This dad was the most scary bastard ever! I was always terrified of him. He was (not sure for real, but I was pretty small!!) super tall and had a red/blonde handlebar mustache. He picked us up in Anchorage from the airport one time. I drew a picture of him, but managed to put the stache on TOP of his nose. He and mum thought it was funny. I think that is the only time I recall him laughing. He and mum ‘dated’ for a while and then they got married. They always fought when they were married. After their divorce, they ‘dated’ again and were friends. Crazy. When we were married to Donald, we had the most fun outside. He lived way out in the middle of nowhere and we had an outhouse (there was indoor plumbing, but we were not allowed to use the toilet) and a creek for water. It was so cold and even now, I can remember how delicious it was coming out from that piece of black PVC pipe stuck in the moss! The hike to the bus was pretty long, but I did it. I don’t remember my sister going to school, she was probably in K by that time. I was 7 or 8.
Drinking was the name of the game with this dad, too. He was freaking frightening when he got drunk. He peed in our closet one night when he thought it was his bathroom. We didn’t spend as much time in bars with this dad. We stayed outside in the car. We had pillows and stuff to read and games to play and blankets. And the woods, if we needed to go to the bathroom. The sweet old neighbor guy took us to town once and we tipped over into a water filled ditch. I remember having to climb out the jeep door on the driver side. He had been drinking. Donald beat mum up when he was drunk, he even broke her arm. He never hurt us kids, not physically. I remember him saying he’d nail his couch to the wall above the kitchen alcove if we didn’t behave and we’d have to sit there. Scary bastard, oh..I said that. I hated him for years.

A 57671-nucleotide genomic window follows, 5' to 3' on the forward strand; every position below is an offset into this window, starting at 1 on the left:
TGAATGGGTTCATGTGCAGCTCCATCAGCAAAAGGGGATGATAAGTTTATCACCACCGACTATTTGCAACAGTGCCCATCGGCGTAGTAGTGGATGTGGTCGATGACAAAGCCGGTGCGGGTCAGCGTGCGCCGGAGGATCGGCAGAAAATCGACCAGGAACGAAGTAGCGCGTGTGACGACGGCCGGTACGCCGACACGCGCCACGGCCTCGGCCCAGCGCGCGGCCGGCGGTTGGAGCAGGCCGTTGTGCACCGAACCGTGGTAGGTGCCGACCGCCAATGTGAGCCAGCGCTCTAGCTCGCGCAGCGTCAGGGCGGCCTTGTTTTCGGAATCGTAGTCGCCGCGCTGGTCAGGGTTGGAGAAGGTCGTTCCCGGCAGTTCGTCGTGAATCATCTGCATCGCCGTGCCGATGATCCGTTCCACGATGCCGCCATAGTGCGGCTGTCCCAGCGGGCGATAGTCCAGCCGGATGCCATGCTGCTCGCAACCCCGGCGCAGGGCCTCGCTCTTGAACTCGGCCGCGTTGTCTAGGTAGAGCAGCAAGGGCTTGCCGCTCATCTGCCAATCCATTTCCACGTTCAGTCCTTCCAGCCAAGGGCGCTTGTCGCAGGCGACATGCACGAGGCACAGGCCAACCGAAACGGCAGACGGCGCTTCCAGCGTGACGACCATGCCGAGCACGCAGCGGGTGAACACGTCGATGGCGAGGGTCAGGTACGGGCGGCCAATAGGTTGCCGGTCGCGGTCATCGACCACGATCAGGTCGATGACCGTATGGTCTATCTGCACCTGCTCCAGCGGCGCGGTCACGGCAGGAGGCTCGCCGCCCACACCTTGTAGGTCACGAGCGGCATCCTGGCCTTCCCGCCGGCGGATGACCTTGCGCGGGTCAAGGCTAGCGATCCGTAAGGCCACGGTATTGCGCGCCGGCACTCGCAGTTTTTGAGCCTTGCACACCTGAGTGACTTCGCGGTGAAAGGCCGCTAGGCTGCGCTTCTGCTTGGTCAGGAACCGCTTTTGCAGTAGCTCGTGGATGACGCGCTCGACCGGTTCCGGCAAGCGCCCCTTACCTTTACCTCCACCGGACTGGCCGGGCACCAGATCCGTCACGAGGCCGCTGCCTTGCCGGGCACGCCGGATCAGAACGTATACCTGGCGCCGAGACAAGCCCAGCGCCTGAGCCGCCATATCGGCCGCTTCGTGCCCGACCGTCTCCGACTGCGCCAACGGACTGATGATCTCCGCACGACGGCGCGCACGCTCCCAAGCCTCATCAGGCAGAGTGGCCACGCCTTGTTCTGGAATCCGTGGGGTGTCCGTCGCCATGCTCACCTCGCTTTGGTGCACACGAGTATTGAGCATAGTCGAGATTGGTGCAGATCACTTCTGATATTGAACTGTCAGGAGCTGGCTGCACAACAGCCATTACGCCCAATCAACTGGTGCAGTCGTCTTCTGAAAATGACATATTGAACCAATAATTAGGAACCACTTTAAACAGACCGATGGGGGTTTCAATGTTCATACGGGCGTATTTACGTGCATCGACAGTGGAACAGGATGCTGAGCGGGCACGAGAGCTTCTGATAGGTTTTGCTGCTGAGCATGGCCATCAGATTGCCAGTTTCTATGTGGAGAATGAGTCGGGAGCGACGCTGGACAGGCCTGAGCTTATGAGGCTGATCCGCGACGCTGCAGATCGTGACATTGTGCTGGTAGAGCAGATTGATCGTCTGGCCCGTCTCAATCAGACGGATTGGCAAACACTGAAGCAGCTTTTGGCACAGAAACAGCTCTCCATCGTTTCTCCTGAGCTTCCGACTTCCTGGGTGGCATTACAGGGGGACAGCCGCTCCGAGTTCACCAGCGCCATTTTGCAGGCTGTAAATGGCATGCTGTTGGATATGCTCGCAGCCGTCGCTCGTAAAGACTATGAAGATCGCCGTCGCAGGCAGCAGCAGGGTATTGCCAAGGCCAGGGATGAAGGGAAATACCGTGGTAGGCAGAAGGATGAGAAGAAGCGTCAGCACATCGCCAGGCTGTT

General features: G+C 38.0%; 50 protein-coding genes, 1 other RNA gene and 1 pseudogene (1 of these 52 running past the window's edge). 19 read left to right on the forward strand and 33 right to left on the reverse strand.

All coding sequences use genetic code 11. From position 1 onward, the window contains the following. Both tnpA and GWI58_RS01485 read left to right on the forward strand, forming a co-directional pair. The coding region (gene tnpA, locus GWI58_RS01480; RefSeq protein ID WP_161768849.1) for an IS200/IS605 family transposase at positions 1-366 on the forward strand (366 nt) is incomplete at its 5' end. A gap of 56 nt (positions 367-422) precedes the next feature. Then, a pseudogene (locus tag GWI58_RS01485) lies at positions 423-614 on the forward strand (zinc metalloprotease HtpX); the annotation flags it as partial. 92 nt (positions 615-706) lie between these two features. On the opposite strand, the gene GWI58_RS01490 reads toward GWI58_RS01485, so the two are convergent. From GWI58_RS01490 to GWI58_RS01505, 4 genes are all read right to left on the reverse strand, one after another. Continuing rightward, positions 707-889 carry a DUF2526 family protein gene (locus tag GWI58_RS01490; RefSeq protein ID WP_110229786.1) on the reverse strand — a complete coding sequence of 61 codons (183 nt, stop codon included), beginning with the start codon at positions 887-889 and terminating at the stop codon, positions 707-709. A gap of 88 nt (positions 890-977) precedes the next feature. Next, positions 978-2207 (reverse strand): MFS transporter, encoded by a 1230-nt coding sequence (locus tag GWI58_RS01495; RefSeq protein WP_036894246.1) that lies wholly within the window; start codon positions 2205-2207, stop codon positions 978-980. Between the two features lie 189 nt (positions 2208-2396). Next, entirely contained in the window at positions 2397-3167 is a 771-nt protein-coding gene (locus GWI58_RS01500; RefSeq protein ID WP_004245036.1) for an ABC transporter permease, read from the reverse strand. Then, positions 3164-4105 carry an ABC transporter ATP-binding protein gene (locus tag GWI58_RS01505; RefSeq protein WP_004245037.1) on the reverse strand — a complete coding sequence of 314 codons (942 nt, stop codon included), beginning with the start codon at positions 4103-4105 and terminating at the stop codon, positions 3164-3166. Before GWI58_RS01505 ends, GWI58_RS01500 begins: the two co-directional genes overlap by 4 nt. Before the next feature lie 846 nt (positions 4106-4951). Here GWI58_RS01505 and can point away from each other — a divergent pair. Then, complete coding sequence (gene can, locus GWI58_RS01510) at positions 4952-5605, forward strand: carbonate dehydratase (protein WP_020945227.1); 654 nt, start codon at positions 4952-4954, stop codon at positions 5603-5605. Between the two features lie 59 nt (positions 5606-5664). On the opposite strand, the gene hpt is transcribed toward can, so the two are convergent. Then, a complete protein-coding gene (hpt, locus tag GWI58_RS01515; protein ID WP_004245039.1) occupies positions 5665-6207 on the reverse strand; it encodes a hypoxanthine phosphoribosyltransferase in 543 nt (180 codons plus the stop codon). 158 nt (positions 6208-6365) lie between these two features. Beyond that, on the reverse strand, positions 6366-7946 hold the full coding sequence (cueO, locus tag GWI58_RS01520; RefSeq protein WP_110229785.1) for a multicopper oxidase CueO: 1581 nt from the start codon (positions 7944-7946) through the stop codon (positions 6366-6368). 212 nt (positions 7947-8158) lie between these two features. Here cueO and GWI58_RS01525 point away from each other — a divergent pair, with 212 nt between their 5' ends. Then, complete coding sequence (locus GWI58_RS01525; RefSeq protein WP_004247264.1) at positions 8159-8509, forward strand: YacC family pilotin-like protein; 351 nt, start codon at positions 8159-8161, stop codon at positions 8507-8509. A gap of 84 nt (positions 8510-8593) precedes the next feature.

Then, one day, I was in HS and wearing a new long fitted coat. I was at the dr and basking in being admired (yeah, vain teen chick) by everyone. One absolutely broken down man glanced at me and looked away as if he was ashamed. I was annoyed and only months later, when I thought about it again, wondered if it had been Donald. All my anger vanished. That man I saw was a derelict and if it was my former dad, my anger turned to pity and then to forgiveness. This dad taught me a little bit about forgiveness. Eventually!